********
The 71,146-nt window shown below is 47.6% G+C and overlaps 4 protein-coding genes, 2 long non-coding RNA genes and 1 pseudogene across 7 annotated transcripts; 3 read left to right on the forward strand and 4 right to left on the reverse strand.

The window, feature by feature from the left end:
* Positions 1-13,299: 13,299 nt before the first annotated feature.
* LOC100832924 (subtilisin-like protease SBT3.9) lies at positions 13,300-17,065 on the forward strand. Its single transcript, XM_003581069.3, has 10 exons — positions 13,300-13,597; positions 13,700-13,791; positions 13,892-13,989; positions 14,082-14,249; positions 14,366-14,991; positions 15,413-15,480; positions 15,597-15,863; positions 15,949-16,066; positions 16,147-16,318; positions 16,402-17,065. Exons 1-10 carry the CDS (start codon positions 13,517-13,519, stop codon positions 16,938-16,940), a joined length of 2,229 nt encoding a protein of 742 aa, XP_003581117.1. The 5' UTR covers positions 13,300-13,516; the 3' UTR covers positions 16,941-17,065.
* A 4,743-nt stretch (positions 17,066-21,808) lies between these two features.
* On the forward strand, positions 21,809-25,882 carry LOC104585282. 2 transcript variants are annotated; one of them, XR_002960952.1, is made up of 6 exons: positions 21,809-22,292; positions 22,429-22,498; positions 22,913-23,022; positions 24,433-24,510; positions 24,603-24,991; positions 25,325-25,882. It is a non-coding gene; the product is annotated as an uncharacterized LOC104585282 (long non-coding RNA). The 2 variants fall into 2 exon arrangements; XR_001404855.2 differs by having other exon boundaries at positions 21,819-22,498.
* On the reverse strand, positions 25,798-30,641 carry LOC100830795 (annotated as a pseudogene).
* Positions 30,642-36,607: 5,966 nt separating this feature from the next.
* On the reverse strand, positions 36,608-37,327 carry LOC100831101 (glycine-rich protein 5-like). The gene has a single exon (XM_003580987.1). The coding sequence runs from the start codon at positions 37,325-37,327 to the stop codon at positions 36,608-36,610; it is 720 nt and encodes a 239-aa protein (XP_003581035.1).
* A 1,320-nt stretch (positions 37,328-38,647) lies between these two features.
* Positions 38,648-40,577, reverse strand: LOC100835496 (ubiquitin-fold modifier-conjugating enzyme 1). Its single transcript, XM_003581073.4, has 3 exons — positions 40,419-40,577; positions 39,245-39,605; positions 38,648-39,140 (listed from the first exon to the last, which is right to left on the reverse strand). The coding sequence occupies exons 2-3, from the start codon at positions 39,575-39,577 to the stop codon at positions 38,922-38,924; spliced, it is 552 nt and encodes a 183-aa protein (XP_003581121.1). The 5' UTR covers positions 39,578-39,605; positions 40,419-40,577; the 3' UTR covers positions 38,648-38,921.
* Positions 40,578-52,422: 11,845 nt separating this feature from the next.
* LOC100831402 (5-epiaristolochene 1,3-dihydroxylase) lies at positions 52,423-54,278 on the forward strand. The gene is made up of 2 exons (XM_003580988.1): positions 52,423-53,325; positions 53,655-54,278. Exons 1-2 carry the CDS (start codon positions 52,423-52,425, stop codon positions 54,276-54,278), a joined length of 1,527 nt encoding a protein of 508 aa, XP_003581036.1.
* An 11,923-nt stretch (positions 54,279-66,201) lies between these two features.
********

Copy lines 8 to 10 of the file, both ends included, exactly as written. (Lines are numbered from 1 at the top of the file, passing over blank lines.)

* Positions 30,642-36,607: 5,966 nt separating this feature from the next.
* On the reverse strand, positions 36,608-37,327 carry LOC100831101 (glycine-rich protein 5-like). The gene has a single exon (XM_003580987.1). The coding sequence runs from the start codon at positions 37,325-37,327 to the stop codon at positions 36,608-36,610; it is 720 nt and encodes a 239-aa protein (XP_003581035.1).
* A 1,320-nt stretch (positions 37,328-38,647) lies between these two features.